Study: Companies Ignore E-Mail Queries

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More than 75 percent of companies fail to respond to customer e-mail inquiries, according to a study conducted by WizardMail Marketing Systems, an online promotions marketing company in Henderson, KY.


The company sent four e-mails to 1,000 e-commerce sites between April 1, 1999, and April 28 of this year. The e-mails were specific to the site's product. For example, if the site was for a printing company, WizardMail sent an e-mail requesting information about purchasing 5,000 business cards. The goal was to receive a confirmation of availability and the price of a specific product or service. Only 24 percent responded.


Worse, only 71 companies responded to more than one request for information, and 14 responded three times.


"It shocked me. These companies are spending $800,000, $1 million on a Web site, and they won't even answer an e-mail. All that money spent and no one's doing basic follow-up," said James Kemp, director at WizardMail Marketing Systems. "They get them there and then they don't kiss them."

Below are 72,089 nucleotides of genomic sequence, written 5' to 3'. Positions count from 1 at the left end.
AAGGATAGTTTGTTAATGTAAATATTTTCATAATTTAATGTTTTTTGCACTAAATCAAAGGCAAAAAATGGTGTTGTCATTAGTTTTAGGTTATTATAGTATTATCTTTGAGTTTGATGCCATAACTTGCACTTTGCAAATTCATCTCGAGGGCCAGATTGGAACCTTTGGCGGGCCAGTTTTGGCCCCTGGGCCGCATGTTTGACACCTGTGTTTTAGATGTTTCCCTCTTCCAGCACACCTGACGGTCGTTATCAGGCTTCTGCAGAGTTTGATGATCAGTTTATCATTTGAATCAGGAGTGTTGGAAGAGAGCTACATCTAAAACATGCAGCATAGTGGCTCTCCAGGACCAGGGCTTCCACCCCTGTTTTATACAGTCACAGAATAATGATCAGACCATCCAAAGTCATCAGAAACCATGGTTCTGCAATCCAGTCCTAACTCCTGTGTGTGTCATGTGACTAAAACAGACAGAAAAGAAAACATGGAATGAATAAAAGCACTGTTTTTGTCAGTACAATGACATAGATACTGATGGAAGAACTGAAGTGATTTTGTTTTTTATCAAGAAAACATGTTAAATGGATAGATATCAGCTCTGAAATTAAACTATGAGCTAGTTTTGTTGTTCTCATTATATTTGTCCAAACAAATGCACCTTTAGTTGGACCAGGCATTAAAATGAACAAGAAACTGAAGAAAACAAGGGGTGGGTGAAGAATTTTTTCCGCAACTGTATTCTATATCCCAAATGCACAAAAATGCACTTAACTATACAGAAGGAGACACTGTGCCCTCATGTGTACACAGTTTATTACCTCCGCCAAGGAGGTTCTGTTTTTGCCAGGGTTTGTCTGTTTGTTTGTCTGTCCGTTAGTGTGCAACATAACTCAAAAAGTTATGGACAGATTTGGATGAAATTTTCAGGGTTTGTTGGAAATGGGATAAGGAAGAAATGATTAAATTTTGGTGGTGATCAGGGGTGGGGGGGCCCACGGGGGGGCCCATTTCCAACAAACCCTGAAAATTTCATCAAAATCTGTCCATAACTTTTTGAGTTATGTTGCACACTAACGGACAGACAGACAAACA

The results were fairly consistent throughout the study. When the first e-mail was sent in April 1999, 752 companies did not respond, 168 responded but did not provide an answer and 80 provided a specific response.


By the time the fourth e-mail was sent this April, 791 failed to respond, 176 gave a nonspecific response and 33 gave a specific response.


"Some of the responses we would get were so unresponsive, there was no reason to even send an e-mail," Kemp said.


The bigger the company, the better the response, according to Kemp. "The bigger sites would not hesitate to give you a price, but with the small sites you had to take a ball peen hammer and hit them on the toe to get them to give you a price," he said. "The smaller the company, the more evasive."


Finally, as a last-ditch effort, phone calls were placed to 100 of the companies that failed to respond to any of the e-mails. "Probably 60 percent of the people answering the phone did not have a clue as to what their company did," Kemp said. "One even asked me if I knew anyone who was hiring."


The companies contacted included 400 industry-specific Web sites such as custom printers, booksellers and software companies; 300 random e-commerce sites; 200 Fortune 1000 companies; and 100 home business and multilevel marketing companies in the United States and Canada.
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